On PS2 tech, there were limitations to what could be done, with a camera often fixed and looking down from above, while the game would momentarily pause as you reached another street to load up the next section. But even as a fictionalised version of a real place, the developers put a lot of attention to detail in its realism, bolstered by licences such as the now iconic Don Qujiote bargain chain store on the street corner, which it continues iterating on with each subsequent entry.

Kiryu’s saga might take him to new places as far as Osaka or Hiroshima, but you’re always back in Kamurocho like a second home. The city as a character does get bandied around a lot these days, but I think it resonates most truly for Kamurocho, which you gradually become intimately acquainted with, eventually feeling like a local yourself, as you pop into Kyushu No. 1 Star for its house Char Siu Ramen or see what new games are in the Club Sega centres. With each iteration, it looks more visually impressive while buildings and businesses also change over time, much like Tokyo itself.

But it’s one of those places that when you actually get to visit it for yourself that you realise just how remarkably recognisable Kamurocho is to Kabukicho, even after taking into account the embellishments such as the Millennium Tower or the way they’ve had to condense Golden Gai into the Champions District. It’s that ability to capture an experience at ground level that really makes it more memorable than larger but ultimately empty open worlds.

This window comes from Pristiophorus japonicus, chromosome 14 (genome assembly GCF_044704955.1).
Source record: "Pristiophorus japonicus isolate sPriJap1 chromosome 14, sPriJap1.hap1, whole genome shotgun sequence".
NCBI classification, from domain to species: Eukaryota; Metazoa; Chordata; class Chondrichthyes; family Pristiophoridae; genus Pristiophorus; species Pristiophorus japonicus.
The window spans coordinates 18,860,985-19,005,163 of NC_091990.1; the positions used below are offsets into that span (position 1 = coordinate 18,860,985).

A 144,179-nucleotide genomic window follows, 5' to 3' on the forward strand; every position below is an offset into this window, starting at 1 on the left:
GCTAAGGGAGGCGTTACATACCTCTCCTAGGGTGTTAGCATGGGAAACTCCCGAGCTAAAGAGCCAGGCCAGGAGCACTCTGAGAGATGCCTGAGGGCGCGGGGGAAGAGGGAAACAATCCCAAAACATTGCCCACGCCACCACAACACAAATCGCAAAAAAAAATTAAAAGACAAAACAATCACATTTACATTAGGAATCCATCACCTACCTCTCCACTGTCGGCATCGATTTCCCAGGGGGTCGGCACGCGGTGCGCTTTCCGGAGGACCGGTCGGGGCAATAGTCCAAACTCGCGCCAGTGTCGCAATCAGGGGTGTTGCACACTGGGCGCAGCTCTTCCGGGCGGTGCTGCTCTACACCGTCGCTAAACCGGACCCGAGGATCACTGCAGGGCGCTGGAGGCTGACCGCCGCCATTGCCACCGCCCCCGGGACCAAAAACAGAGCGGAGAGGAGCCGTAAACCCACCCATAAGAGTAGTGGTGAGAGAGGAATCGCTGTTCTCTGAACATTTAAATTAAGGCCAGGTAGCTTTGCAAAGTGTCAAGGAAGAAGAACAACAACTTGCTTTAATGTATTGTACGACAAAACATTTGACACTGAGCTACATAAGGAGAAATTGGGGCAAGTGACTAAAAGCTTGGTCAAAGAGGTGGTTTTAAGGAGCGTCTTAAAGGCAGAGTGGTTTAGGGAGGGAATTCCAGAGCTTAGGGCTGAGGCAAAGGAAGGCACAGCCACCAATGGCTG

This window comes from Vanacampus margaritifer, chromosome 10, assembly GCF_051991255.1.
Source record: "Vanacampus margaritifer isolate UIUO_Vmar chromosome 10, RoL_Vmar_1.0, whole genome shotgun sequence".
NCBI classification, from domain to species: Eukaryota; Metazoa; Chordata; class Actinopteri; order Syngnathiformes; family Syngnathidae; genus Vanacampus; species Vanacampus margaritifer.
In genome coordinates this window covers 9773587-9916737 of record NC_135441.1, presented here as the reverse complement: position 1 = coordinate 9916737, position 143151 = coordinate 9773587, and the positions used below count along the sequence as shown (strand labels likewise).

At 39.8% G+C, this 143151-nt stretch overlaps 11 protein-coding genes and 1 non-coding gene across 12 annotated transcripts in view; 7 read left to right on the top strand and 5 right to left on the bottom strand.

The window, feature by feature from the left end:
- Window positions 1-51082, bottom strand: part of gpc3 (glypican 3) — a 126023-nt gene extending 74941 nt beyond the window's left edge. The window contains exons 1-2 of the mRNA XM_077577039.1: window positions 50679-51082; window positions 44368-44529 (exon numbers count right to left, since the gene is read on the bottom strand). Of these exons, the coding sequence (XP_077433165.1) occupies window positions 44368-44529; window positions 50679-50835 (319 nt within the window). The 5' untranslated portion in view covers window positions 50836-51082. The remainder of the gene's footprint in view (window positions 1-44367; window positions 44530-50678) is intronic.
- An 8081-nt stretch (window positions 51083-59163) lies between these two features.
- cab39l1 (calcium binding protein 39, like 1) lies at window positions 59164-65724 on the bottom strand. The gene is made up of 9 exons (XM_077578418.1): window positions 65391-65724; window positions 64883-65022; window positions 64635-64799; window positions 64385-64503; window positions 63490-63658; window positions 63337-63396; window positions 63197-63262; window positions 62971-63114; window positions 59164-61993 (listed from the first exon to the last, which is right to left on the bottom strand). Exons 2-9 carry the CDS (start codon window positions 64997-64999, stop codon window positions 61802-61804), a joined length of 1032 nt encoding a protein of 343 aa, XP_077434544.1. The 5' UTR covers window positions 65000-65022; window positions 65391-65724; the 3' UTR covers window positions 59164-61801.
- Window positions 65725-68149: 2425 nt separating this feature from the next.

It does make me wonder what it would be like if a big budget studio like Ubisoft were to ever incorporate the city into one of their own games like The Division or Watch Dogs. Imagine those resources going to recreate Tokyo in mouth-watering detail whereas a game like Persona 5 has to make do with trying to capture its many facets with postcard-like backdrops. Yet I’m not sure technological grunt, money and photogrammetry necessarily means a more realistic city.

In attempting to make up for my cancelled trip to Japan this year, I tried using Flight Simulator to fly over Tokyo. As others may have discovered with most non-US cities, including London, the tech has limitations, so while artists may have added a few proper landmarks, a lot more has been left out. Suffice to say, my attempts to fly over Shinjuku or Shibuya, or even the area of Asakusa where I previously stayed at, were somewhat disappointing.

In contrast, if I wanted to feel immersed in Tokyo, Atlus succeeds despite its limitations. Playing Persona 5, it captures the sense of confusion of trying to figure out how its subway system works, and the way new destinations pop up just a train ride away make sense of a huge bustling metropolis where you’re gradually discovering new exciting places to hang out.

Ultimately, I think it comes down to them being Tokyo developers and knowing the city like the back of their hand. You don’t need a 1:1 virtual map for the player to wander around so long as a few frames are able to evoke a sense of a place or reveal little details that an outsider wouldn’t pick up on (this is done equally well in anime like Steins;Gate or Makoto Shinkai’s films). Yes, you’ve got the touristy spots like the Scramble Crossing or Hachiko’s statue in Persona 5, but then there’s also the remote suburban backstreets of Yongenjaya, based on the real-life Sangenjaya, the same district where Atlus is based.

Yet what I find these games get most authentic about Tokyo (although it arguably applies to Japan in general) is on a more mundane level. It’s the presence of those drink vending machines and hot fried snack counters at the front of a convenience store. Ridiculous or not, that’s what I find myself missing the most about Tokyo: starting the morning with a can of hot coffee from a machine while by night I can wind down with the comfort of cheap and tasty karaage from the local Lawson. Seeing these presented in-game with such attention to detail then couldn’t feel more authentically Japanese.